February 26, 2017
Value. How do we gauge it? What if we know that we are probably not getting the best value at the time? What should we do? A common metric used to value stocks – the Shiller CAPE ratio – indicates that we can expect lower returns in the future. Should we change our behavior?
We calculate a Price/Earnings (P/E) ratio by dividing the current price of a stock by the last 12 months of the stock’s earnings. The Shiller Cyclically Adjusted P/E ratio (CAPE) searches for the signal amid the noisy static of quarterly earnings, the divisor in the P/E formula. Seasonal variations and the normal fluctuations in the business cycle give some erraticness to quarterly earnings. To uncover the signal, we divide the inflation-adjusted average of the past ten years of earnings. With that more stable figure as the divisor, we can more easily understand the variations in price relative to that stable base.
As I wrote last week, the CAPE is at the third highest peak of the past century, just below the peak at the 1929 market crash.
Conclusion: stocks are seriously overvalued.
Argument: The past ten years of earnings include the financial crisis, the 2nd most severe downturn of the past century. That skews the CAPE ratio higher, so stocks aren’t overvalued.
CounterArgument: OK fine. Let’s use a 5 year CAPE ratio which excludes the financial crisis and the following two years. In the chart below, both ratios are shown. We are missing firm figures for last quarter’s earnings from S&P, but 82% of companies have reported earnings for the 4th quarter. Based on that known data, FactSet projects 4.6% earnings growth for the index as a whole. I have used that as a reasonably close estimate.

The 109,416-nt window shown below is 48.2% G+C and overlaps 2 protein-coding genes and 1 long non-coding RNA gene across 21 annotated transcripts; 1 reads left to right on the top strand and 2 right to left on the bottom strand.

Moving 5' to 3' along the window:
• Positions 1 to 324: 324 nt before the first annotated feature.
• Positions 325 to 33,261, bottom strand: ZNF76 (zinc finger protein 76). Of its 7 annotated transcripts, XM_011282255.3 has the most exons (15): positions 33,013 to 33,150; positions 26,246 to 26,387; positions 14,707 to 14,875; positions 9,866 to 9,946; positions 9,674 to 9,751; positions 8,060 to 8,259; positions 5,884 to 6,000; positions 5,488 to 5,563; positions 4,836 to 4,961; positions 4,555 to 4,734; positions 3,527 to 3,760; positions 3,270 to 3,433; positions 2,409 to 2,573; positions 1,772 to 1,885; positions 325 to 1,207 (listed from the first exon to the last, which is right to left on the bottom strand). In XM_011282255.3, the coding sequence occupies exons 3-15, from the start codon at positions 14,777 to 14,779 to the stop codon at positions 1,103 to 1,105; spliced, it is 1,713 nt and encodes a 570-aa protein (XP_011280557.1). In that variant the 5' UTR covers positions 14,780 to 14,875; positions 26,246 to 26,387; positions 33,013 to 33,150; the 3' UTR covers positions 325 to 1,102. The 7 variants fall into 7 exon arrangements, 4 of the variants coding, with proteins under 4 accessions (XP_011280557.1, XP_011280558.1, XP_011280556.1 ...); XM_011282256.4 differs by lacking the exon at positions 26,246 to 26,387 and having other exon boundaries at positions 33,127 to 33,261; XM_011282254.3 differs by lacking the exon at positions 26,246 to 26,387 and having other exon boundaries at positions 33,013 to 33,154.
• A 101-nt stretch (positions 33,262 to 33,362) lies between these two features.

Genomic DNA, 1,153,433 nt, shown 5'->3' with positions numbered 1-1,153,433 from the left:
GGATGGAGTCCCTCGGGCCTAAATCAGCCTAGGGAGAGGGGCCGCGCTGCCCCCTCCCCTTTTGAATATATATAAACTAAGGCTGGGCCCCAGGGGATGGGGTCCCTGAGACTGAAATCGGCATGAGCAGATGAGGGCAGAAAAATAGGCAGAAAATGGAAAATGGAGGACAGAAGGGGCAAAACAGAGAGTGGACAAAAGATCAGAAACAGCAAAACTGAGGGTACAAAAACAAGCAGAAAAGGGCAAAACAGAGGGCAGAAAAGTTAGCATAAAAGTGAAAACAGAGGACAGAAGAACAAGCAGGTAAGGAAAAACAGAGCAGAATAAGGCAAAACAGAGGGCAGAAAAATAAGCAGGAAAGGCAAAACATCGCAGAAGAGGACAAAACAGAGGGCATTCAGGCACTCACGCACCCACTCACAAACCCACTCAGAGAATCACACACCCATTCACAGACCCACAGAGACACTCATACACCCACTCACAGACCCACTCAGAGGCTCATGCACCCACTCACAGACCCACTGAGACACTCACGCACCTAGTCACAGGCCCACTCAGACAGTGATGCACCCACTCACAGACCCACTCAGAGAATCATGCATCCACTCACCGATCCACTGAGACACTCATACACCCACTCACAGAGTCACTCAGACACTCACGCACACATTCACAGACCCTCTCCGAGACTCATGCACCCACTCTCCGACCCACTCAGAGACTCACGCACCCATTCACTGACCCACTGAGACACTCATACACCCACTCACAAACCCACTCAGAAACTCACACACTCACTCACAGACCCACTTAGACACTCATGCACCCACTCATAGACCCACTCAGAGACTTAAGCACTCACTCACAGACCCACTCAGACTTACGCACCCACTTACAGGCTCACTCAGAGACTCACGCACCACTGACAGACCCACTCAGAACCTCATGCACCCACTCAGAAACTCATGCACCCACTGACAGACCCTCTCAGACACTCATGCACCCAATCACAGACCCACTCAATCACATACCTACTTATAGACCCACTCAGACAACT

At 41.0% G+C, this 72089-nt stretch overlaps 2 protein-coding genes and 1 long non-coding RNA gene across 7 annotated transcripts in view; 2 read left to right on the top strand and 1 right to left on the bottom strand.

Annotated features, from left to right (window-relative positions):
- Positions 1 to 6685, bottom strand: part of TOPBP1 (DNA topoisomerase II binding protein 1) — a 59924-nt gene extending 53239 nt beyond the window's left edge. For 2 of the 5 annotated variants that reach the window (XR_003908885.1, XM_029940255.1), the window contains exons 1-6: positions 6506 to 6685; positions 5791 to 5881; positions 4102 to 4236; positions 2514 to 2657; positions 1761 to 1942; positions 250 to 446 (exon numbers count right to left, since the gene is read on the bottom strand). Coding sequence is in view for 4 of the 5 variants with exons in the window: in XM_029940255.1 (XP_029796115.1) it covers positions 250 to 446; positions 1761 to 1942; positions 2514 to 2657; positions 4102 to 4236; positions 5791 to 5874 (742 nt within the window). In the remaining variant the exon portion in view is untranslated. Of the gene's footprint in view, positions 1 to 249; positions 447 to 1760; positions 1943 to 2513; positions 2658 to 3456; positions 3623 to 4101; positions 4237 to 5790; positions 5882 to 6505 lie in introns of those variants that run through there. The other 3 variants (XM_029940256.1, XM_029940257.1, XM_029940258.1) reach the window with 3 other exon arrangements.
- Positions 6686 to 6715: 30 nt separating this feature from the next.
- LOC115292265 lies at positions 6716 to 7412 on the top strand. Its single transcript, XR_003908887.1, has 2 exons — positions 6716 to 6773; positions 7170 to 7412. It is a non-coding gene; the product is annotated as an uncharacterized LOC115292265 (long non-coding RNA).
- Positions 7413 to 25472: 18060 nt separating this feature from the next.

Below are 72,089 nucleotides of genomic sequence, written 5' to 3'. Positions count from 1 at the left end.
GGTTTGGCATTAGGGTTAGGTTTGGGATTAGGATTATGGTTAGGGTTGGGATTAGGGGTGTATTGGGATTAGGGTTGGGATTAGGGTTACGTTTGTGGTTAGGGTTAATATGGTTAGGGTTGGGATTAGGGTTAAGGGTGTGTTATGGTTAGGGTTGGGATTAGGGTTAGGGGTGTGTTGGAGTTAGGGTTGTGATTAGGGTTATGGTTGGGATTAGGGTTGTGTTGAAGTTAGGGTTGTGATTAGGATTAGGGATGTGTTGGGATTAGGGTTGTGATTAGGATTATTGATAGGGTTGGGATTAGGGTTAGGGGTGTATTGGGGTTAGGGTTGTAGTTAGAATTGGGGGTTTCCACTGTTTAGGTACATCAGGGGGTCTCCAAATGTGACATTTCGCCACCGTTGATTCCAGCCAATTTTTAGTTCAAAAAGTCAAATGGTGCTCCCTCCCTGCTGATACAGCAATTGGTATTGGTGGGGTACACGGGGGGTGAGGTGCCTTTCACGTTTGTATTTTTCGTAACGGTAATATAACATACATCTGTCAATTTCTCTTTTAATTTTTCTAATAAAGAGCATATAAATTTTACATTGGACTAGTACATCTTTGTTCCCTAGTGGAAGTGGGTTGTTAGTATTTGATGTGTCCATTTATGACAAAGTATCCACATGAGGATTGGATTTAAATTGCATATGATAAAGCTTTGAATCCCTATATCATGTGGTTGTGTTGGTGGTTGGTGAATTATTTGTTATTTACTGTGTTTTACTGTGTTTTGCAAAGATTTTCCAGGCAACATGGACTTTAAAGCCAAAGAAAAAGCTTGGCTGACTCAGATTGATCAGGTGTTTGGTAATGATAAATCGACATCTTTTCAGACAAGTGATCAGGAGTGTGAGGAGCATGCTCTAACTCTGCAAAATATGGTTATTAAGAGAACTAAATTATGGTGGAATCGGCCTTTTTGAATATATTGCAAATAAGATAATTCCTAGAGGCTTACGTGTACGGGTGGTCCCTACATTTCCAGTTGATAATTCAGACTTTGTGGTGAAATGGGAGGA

The 40 year average of the conventional 10 year CAPE, or CAPE10, is 20.8. The current CAPE10 is about 29 based on earnings estimates. The 40 year average of the 5 year CAPE, or CAPE5, is 19.6. The current CAPE5 is 24.8. Even the 5 year average indicates that the market is priced to perfection, about 26% more than the 40 year history.
Revised Conclusion: Based on the past 40 years of historical data, the market is over-priced, using both a short and long term approach.
There’s one more metric: ROI, or Return on Investment, a simple guideline that we can compute by excluding dividends and dividing today’s stock price by a previous price. For example, if I bought a stock at $100 on January 1, 2000 and sold it at $120 on January 1, 2005, I have made 20% / 5 years = 4% per year.
Over the past 40 years, the average of this simple 5 year ROI is 10.46%. The current 5 year ROI is 14%, 3.5% above the average. The 7% correction of last winter, from early January to early March, brought us to within range of the 40 year average.
Revised and Confirmed Conclusion: Mr. Market is over-priced.
There is a data tidbit that makes future returns a little bit more predictable, and it involves the law of averages. As I noted, the current 5 year ROI is computed by dividing today’s price by the price 5 years ago. Future ROI is a stock price 5 years in the future divided by the current price. In the 35 years from 1977 through early 2012, the average of the future ROI + current ROI is 10.9%, just slightly above the 40 year average of current ROI.
What this means is that if the current 5 year ROI is 14%, or 3.5% above average, there is a tendency toward a lower than average return for the next 5 years. However, returns can be far above average and below average for an extended period of time. The dot-com boom from 1995 to 2001 had a series of extremely high 5 year ROI values, and might have convinced some investors that they were stock-picking geniuses.
Returns were astronomically high. Unfortunately, the following 6 years from late 2001 to 2007 had low returns.
After several months of above average 5 year ROI returns, another 6 year depression on the heels of the financial crisis.
Conclusion with Reflection: For the long term investor (more than 5 years), a broad based index of stocks like the SP500 provides consistent returns that beat most passive investments. The cyclic ups and downs should not distract us from this central fact. The law of averages can help us develop reasonable expectations of future returns. By understanding the balance of above and below average, we do not become overly optimistic or pessimistic.